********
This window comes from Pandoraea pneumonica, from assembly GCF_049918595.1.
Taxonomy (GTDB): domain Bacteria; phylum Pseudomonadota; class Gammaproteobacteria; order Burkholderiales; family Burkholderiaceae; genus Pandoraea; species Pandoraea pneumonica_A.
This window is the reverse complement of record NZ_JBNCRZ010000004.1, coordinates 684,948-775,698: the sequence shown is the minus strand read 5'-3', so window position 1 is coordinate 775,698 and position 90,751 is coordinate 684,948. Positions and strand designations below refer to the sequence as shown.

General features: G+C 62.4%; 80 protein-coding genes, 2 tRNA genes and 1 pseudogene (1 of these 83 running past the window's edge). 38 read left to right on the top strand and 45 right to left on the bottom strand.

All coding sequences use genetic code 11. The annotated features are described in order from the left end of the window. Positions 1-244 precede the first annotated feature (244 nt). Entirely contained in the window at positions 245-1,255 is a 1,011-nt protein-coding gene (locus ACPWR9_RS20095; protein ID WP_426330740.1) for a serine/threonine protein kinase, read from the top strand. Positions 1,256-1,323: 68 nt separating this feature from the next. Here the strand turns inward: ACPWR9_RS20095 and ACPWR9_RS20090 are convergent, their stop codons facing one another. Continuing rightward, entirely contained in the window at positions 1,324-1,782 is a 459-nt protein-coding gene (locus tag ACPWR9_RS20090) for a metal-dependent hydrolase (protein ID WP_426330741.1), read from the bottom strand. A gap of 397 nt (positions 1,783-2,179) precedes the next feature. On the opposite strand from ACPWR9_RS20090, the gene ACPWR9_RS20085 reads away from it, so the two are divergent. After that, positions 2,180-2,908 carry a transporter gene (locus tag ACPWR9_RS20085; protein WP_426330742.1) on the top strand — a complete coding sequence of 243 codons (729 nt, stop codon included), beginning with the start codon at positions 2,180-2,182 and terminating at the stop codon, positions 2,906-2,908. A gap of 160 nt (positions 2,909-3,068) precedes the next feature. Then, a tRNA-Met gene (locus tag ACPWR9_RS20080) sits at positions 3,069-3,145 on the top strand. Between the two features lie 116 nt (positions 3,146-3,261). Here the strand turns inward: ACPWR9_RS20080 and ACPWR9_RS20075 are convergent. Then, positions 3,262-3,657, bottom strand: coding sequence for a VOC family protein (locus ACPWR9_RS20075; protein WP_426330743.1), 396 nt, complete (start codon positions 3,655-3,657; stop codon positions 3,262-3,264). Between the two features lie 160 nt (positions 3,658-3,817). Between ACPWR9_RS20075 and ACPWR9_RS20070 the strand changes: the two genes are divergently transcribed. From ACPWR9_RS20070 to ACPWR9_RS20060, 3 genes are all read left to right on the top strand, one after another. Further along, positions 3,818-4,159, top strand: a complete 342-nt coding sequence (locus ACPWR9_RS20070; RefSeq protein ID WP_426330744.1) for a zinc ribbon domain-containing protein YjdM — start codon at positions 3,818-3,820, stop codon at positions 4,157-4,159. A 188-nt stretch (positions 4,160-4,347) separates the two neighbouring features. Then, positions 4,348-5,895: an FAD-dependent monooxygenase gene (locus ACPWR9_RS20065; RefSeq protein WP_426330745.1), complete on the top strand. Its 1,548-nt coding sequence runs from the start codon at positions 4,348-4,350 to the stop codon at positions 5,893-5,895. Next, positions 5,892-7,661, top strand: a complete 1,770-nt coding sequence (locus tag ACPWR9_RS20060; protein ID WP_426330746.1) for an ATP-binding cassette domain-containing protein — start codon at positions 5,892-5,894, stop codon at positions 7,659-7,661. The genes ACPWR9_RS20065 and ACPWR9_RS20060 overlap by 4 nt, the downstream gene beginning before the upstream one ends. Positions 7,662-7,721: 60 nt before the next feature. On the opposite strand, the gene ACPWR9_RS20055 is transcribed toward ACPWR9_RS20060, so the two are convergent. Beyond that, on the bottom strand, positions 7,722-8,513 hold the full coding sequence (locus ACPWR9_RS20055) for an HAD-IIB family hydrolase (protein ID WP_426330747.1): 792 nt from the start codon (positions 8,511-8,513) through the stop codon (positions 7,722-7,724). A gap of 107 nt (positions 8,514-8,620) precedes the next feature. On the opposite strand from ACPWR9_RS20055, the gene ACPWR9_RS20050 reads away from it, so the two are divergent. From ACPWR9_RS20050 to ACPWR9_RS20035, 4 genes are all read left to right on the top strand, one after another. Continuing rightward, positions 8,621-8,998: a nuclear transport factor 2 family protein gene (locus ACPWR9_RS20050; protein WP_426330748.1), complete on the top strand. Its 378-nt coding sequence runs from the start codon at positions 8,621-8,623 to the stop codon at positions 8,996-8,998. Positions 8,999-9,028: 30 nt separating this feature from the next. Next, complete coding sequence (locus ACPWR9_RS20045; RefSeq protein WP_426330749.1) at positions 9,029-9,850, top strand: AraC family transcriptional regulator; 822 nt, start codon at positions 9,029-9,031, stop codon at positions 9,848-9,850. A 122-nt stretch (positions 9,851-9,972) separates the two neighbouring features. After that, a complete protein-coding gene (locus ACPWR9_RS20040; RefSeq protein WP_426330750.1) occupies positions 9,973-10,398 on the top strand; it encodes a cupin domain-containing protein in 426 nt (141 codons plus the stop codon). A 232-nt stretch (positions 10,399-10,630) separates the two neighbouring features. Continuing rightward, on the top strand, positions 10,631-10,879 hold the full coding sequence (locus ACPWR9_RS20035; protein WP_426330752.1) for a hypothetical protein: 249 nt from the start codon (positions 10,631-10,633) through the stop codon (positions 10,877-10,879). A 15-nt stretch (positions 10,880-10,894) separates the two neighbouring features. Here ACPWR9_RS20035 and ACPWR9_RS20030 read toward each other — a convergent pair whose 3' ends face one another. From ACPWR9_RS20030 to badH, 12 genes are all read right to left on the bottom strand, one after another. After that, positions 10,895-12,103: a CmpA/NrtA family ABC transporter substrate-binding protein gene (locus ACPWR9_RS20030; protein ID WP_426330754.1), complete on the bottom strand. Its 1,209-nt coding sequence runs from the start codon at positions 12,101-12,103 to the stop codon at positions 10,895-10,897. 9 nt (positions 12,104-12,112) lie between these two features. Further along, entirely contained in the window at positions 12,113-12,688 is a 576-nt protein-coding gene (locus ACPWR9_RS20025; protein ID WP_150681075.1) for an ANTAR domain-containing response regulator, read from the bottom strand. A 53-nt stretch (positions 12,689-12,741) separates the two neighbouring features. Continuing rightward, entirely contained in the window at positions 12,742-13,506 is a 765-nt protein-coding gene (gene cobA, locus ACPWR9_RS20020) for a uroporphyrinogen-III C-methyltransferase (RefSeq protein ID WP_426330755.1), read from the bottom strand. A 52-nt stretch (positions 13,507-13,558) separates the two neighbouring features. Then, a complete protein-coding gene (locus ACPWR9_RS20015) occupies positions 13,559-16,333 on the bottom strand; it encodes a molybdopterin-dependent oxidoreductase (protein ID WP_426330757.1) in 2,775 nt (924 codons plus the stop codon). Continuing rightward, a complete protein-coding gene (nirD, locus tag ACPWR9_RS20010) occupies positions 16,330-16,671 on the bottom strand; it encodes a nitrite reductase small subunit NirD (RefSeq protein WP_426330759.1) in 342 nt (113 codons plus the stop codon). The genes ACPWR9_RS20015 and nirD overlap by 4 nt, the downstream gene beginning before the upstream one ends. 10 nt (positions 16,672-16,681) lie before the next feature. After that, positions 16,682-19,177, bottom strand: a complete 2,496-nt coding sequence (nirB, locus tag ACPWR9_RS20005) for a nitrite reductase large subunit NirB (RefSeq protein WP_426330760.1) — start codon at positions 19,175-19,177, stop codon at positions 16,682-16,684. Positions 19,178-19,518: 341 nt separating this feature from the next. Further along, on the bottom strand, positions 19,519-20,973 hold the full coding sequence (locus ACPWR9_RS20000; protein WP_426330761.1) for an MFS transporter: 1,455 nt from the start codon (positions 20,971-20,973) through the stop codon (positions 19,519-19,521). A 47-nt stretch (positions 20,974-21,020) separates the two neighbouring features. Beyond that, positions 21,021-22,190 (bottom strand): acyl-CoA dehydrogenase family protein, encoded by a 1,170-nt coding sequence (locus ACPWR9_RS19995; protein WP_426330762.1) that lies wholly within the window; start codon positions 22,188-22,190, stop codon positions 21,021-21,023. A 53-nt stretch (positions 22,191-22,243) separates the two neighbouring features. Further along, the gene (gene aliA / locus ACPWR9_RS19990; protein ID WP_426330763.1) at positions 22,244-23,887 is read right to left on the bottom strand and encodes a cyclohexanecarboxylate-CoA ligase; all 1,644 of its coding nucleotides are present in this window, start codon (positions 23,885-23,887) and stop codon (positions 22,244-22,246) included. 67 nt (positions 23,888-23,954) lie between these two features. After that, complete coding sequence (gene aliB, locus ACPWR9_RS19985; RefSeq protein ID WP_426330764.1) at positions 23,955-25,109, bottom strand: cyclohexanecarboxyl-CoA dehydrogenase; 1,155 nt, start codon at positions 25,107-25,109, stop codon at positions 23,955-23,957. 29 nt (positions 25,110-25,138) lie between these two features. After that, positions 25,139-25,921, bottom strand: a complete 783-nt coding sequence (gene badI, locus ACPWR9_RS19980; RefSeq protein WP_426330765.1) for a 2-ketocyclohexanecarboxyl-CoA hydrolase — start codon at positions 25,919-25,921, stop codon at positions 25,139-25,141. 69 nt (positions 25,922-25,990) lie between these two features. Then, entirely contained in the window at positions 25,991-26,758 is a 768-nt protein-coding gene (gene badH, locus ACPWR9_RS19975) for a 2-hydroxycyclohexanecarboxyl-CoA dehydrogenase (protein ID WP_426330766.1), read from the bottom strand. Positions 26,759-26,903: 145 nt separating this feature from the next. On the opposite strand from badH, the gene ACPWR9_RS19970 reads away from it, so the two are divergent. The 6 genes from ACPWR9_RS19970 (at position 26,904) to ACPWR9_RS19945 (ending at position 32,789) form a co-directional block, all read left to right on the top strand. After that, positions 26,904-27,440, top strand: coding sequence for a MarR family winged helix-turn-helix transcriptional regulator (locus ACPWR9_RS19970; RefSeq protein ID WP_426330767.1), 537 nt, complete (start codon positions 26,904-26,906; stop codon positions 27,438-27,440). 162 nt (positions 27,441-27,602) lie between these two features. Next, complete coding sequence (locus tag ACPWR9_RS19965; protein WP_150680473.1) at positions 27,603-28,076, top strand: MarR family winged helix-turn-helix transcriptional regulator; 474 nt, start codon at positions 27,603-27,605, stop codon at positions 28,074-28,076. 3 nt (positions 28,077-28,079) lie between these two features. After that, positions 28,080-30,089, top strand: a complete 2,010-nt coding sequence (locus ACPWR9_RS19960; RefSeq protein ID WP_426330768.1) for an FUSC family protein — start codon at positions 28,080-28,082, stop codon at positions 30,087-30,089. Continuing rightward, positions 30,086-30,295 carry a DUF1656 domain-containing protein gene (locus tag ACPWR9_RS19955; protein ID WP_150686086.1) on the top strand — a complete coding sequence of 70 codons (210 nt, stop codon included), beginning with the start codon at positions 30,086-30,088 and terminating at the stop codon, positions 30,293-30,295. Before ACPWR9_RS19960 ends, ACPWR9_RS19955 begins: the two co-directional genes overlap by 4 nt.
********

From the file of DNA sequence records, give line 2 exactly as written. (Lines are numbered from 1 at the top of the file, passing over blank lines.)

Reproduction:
Taxonomy (GTDB): domain Bacteria; phylum Pseudomonadota; class Gammaproteobacteria; order Burkholderiales; family Burkholderiaceae; genus Pandoraea; species Pandoraea pneumonica_A.